Friday, July 3, 2015

Space particles are helping map the inside of Fukushima

Welding storage tanks at the Fukushima nuclear power plant, from Wired.

A group of scientists at Los Alamos National Lab have figured out how to see through just about anything—including the radioactive disaster zone inside the Fukushima reactor core—using subatomic particles from outer space.

“Any industrial process is subject to flow-accelerated corrosion,” says Matt Durham, lead author of a new paper detailing the process, called muon tomography. Inside a pipe, whichever side that’s in contact with a fluid tends to get eaten up. The difficulty of disassembling a pipe for inspection means that comprehensive checks rarely happen. But using muons, “you don’t have to tear it apart,” says Durham. “You just have to zap it from the outside.” (Full Story)

Giving buildings a cosmic CT scan

CT-like scans generated by subatomic particles, from Science.

Because muons are massive but don’t interact too strongly with other materials, they can penetrate hundreds of meters of rock and soil, says Matt Durham, a nuclear physicist at Los Alamos National Laboratory in New Mexico and lead author of the study. In comparison, lighter electrons stop in material almost immediately, where heavier protons and atomic nuclei interact with them so strongly that they disintegrate into showers of particles. Muons' ability to penetrate makes them ideal for peering into objects. (Full Story)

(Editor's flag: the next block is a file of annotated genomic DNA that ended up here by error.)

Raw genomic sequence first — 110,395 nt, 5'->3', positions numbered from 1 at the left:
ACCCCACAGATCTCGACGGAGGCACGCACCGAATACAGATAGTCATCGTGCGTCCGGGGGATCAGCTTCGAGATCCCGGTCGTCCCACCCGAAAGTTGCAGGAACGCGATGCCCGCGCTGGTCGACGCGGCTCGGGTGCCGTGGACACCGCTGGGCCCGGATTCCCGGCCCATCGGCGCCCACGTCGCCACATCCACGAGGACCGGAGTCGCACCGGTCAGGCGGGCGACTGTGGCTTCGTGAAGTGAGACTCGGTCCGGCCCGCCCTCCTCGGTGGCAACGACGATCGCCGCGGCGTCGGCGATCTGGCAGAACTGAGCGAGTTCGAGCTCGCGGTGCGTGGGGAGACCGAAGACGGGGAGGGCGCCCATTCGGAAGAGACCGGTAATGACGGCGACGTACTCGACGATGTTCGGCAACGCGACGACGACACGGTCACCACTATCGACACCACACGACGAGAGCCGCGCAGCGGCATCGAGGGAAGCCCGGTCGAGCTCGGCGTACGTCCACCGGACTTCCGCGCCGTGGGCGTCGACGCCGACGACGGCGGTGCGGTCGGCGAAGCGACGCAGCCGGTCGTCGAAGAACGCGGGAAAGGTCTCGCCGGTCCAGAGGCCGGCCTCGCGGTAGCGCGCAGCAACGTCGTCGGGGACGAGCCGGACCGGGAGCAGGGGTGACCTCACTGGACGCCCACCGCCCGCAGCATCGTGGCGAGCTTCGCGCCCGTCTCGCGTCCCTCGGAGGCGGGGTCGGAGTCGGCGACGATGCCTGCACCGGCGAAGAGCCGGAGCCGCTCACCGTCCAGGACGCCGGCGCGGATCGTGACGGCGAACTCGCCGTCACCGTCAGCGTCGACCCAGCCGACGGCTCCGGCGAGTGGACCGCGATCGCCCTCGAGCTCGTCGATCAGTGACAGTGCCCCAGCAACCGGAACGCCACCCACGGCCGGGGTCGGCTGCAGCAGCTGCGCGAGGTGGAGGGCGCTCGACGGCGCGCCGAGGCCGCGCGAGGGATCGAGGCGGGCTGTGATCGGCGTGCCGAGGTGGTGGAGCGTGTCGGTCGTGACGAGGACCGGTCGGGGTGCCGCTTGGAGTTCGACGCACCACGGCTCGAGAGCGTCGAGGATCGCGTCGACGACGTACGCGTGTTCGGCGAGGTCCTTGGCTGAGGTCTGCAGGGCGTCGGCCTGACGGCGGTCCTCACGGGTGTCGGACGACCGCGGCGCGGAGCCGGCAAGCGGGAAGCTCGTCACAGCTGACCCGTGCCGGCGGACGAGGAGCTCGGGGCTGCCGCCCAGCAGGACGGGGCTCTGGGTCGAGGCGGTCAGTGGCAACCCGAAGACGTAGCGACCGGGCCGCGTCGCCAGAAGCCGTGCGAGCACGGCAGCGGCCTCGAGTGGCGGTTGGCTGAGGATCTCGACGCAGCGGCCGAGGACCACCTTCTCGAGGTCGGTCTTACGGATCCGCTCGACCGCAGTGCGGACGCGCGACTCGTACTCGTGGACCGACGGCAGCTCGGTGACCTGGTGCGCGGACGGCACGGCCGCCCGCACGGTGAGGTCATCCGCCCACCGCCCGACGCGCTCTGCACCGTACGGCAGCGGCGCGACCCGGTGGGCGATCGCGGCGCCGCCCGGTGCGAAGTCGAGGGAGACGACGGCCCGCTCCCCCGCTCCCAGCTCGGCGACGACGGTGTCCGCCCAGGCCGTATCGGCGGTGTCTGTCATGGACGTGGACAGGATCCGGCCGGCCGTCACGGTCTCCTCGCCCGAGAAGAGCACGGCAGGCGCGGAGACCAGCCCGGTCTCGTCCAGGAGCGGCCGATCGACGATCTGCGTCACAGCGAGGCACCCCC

Also from Homeland Security Newswire

Supercomputing the vortex

A simulation of vortex-induced motion, LANL image.

Los Alamos National Laboratory mechanical and thermal engineering researchers’ efforts to solve the complex problem of how ocean currents affect the infrastructure of floating oilrigs and their computational fluid dynamics (CFD) numerical simulations received recognition from ANSYS, a company that provides computer-based engineering simulation capabilities. (Full Story)

One woman’s quest for healthy beer

Kombucha maker Ayla Bystrom-Williams, right, with Rena Glasscock and scientist David Fox, from The Guardian.

Like many scientists at Los Alamos National Laboratory, David Fox cannot reveal the full details of his current research. In his case, it’s not a matter of national security. Though the bioengineer works at a site best known as the birthplace of the atomic bomb, he is spending much of this summer analyzing something less hazardous – a special hybrid beer.

The fermented beverage under his microscope might have probiotic and other health benefits not normally associated with one of the world’s oldest intoxicants. (Full Story)

The solar cells of the future look very pretty up close

You’re looking at a perovskite. Not an Eastern European bird of prey, nor an exotic toy to play with in the wind, but a potential future of solar power. And that's what you can see here: neat chunks of defect-free crystals manufactured at Los Alamos National Laboratory. Cheap compared to silicon crystals, these kinds of perovskites are even beginning to rival them in efficiency terms because the lack of defects ensure that photons are neatly converted into electrons with few losses. (Full Story)

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